When God of War releases in early 2018 for PlayStation 4, it will see an older Kratos and his son, Atreus, travelling through a land of Norse mythology. Clearly, a lot of work has gone into building the world, and when the Daily Star brought up how this presumably isn’t a one-and-done situation, Director Cory Barlog revealed that he has plans for multiple games:
For me, I am just trying to get this game done. But I will say that when I chose this story, I had chosen it because I already outlined and mapped out stories for multiple games. I have an arc in my head that goes well beyond this game and everything that we are doing in God of War, to me, is very much building towards that.
Like, you see the second God of War game and it ends with Kratos going up to Olympus. Everybody said that it was the stupidest decision like why are you doing this, nobody wants a cliffhanger ending. But I was like, whatever, this is awesome. This is telling people more to come, this is great.
And with this game, I think people know that we’re going to be here for a while. Me personally, I know I’ve got a couple more of these in me.
Something Sony Santa Monica spent time building history for is Kratos’s axe, but Barlog says they’ve intentionally held those details back. Instead, they’ll explain its history throughout the game.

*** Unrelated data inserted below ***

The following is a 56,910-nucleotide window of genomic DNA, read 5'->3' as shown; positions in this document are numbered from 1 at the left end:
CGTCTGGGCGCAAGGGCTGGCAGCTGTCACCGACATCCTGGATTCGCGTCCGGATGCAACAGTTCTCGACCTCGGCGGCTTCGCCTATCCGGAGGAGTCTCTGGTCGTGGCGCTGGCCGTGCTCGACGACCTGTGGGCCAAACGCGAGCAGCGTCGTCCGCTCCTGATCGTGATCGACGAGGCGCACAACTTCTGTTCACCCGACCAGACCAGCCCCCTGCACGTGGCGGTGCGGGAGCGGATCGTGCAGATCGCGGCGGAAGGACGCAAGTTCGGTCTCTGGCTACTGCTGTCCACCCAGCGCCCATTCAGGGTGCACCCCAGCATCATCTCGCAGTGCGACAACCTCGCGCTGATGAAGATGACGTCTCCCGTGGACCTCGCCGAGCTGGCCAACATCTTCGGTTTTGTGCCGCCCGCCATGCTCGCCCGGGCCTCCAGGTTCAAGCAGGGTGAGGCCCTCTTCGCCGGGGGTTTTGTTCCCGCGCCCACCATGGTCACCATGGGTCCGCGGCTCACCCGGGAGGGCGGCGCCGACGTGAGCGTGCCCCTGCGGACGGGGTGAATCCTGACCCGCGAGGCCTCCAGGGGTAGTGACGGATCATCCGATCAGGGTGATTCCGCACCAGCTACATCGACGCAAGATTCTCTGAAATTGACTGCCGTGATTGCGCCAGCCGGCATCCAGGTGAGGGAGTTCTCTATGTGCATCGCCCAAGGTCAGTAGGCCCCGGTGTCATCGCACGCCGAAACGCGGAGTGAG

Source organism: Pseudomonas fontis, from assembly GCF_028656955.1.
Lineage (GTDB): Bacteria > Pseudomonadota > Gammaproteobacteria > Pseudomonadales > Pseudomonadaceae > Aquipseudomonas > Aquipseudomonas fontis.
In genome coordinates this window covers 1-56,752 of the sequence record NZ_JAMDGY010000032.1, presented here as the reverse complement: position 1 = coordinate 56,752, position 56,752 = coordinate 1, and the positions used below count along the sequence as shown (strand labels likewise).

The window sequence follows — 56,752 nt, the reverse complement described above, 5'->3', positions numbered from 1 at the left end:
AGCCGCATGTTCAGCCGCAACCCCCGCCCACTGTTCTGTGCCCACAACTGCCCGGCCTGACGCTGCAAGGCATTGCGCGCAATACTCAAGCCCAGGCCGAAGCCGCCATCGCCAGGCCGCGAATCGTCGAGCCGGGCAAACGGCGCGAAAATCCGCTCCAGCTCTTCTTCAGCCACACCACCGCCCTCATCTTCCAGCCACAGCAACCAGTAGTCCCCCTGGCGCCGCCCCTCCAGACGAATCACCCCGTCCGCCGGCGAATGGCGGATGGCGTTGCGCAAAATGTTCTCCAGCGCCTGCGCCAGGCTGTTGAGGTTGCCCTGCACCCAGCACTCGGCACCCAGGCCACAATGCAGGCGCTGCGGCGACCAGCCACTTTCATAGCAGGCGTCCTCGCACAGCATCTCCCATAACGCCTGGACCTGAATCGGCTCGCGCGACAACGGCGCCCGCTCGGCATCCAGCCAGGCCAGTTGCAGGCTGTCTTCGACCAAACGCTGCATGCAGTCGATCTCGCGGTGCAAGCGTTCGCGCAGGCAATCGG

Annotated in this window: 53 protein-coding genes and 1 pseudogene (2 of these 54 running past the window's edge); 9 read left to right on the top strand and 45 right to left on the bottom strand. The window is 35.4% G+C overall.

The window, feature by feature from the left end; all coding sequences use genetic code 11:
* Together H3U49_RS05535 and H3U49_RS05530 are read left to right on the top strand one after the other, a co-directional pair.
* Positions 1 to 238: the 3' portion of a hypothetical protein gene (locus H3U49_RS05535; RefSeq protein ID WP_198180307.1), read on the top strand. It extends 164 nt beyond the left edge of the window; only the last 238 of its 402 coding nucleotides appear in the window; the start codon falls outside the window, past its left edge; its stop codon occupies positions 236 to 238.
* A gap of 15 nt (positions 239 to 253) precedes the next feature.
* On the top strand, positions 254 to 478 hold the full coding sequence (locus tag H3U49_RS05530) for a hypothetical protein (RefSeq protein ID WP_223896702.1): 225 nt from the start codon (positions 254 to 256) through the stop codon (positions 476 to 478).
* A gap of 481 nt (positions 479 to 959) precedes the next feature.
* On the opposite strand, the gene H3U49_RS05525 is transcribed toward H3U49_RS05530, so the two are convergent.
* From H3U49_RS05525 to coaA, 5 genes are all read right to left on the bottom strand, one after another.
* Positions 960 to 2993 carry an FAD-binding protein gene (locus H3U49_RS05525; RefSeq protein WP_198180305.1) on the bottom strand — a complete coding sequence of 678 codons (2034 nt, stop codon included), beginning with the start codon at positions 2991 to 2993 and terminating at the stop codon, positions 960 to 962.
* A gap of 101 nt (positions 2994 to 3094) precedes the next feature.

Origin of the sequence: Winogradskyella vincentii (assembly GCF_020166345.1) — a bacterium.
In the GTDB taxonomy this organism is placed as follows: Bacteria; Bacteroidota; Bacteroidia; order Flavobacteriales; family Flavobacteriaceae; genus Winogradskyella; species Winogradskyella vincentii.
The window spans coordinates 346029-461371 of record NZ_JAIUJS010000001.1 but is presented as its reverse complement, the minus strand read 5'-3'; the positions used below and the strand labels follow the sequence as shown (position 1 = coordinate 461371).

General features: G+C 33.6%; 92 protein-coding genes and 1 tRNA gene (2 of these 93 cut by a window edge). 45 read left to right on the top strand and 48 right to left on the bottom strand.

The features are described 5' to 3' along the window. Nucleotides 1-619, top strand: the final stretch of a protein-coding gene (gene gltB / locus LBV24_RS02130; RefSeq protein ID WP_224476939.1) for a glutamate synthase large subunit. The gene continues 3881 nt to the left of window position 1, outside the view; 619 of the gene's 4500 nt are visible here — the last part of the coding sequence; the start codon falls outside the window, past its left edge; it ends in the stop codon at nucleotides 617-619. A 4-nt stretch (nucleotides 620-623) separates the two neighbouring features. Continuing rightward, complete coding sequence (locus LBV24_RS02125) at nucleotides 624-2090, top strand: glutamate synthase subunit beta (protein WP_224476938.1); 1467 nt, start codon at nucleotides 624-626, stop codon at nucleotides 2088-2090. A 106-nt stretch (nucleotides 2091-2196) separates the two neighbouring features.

“It is more than just a weapon, it is absolutely a piece of history that connects directly to them and connects to the rest of the world as well,” he added. “It’s definitely important.”
As for how Atreus will work in combat, Barlog referenced Dead to Rights and its dog companion, adding, “To me, that game mastered the ability to have a game with a companion which is never a burden.” He continued by talking about the risk/reward scenario when you send him out:
In this game, you enter into similar situations and you are actively saying I’m entering into a risk/reward scenario. We talked to a bunch of other studios who’d done this and some cautioned us against it. But we’ve established some core set of rules like, you don’t want this kid to be a burden, you don’t want him to be the reason you die, you don’t want him to steal your kills. Everything he does is helping you but not taking anything away from you. Player agency is so important.
During battle Kratos and Atreus will talk about tactics, but afterwards, Atreus will ask how he did and Kratos might respond by saying he wasn’t good enough. “So the child will process that as he’s not satisfied with me, I’m not strong enough – but it’s just Kratos trying to prepare him,” Barlog added. “A big theme of the game is Kratos mastering his own rage and the lesson he’s trying to pass onto his son. Don’t just get mad for no reason, use it, channel it, make it into a weapon so you can survive.”
How many God of War games do you think we’ll see on PS4?